Yesterday was one of the first really chilly evenings for many months. The type of evening when you want the heating on, but feel guilty to ask. By bed time I was happy to snuggle up under the duvet, with a blanket and a few cats thrown on top for good measure.
It’s hard to believe that exactly a week ago I was at the reserve again on a day that was really too hot for my liking. Fingers crossed, temperatures over 30C are finished for the year, but the sun was still blazing down and I doubted my sanity in spending just a few more hours in the hide. It seemed like the last opportunity of photographing a kingfisher this year, so I was prepared to grin and bear it.
I must have stood there for hours, but I didn’t see a glimpse of blue. The water was very low too, meaning I wasn’t even able to photograph the herons or egrets. Clearly this particular hide isn’t going to be of much use until we have plenty of rain. The plants outside are in need of cutting down too, as they obscure anything that does get up close. Deciding to give it a break for a couple of months, I packed up my gear and headed for the car park.
It was as I passed a lush, green path, that I decided to see where it led. I believed it ran round the back of the largest lake and that was the case. Narrow and undulating, it must be the only non-wheelchair friendly path on the reserve and therefore not marked on their map. I liked it though and as I reached the half-way point, I came across a clearing to my left, allowing access to the edge of the water. I stood there for a while and then I spotted a number of dragonflies. The blue ones were hovering over the reeds, but a handful of red ones kept chasing them off. I was lucky enough to catch one in flight before they flew away. The red ones clearly wanted to sunbathe and were prepared to fight for the best spots. Perched on the reeds in the lake, I couldn’t get close enough, so I eventually gave up and moved on.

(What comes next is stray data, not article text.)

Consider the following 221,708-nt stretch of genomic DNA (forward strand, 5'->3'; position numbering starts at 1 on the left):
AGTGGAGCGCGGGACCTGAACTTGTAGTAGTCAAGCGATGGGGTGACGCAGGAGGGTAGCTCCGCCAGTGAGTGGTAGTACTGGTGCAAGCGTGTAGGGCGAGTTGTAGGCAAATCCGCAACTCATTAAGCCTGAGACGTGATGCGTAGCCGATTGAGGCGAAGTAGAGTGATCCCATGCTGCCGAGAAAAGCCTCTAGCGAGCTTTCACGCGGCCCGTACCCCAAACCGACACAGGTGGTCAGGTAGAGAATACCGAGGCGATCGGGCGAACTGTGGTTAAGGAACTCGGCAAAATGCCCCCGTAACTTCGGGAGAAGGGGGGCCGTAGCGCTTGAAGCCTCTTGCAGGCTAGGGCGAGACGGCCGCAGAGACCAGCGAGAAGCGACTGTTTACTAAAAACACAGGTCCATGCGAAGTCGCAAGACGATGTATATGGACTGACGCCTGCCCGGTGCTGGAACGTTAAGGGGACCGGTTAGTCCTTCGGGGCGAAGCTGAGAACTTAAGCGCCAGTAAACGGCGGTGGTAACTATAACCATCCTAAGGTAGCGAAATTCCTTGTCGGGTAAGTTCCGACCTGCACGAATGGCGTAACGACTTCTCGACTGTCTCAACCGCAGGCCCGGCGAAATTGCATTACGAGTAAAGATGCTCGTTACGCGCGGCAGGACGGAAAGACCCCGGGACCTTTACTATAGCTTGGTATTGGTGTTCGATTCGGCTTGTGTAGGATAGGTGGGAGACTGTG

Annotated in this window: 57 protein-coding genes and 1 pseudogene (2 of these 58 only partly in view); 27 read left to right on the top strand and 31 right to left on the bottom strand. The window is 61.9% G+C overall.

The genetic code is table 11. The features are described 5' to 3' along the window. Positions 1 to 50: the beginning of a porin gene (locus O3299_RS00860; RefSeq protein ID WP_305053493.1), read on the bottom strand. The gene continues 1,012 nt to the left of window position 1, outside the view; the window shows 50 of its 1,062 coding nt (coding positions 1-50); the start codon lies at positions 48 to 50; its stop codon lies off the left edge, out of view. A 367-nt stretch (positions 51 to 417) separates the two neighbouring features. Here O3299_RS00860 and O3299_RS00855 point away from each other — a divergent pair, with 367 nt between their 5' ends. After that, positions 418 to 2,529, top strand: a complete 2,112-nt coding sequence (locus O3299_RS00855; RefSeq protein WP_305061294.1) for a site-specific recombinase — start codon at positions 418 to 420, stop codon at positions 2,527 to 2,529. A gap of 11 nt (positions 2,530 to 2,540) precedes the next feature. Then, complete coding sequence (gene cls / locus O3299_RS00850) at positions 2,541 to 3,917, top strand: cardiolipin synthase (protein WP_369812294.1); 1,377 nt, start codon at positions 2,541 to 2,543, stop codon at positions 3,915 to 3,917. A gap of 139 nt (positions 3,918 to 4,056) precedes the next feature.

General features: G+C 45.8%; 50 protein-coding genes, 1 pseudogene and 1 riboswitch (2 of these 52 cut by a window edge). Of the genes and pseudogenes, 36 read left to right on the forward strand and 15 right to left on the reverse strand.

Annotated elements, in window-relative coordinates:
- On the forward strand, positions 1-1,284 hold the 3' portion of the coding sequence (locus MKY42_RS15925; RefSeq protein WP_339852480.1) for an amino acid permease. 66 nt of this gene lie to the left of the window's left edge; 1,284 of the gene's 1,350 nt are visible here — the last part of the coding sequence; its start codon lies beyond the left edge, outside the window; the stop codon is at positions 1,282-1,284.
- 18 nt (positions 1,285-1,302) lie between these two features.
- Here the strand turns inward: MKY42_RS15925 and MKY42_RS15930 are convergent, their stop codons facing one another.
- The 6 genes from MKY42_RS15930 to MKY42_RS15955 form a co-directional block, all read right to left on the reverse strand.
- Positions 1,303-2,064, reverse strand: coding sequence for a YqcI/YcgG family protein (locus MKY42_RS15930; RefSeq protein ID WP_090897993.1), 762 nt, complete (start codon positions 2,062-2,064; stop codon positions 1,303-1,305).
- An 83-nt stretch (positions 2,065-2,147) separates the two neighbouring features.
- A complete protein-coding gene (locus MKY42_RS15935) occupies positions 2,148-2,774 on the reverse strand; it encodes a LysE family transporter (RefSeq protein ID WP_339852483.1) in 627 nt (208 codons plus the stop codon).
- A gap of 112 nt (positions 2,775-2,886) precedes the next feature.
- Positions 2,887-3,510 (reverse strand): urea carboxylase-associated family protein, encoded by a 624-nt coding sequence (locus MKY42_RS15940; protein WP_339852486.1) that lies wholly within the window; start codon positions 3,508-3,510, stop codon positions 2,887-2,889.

Only yards away, there seemed to be a small pond on the other side of the path and to my delight, it was covered in blue dragonflies. They must have grown tired of being chased away from the lake and had found this spot instead. One in particular kept landing on a reed a few feet away. I was standing in the shade and he was backlit by the strong afternoon sun. It was only later that evening while I was processing the image, that I thought he reminded me of a stained glass dragonfly.
As I was leaving the lake for the last time for a while, I spooked something close to where I had been standing. The flash of blue was unmistakable. At least I had a sighting of one of the kingfishers.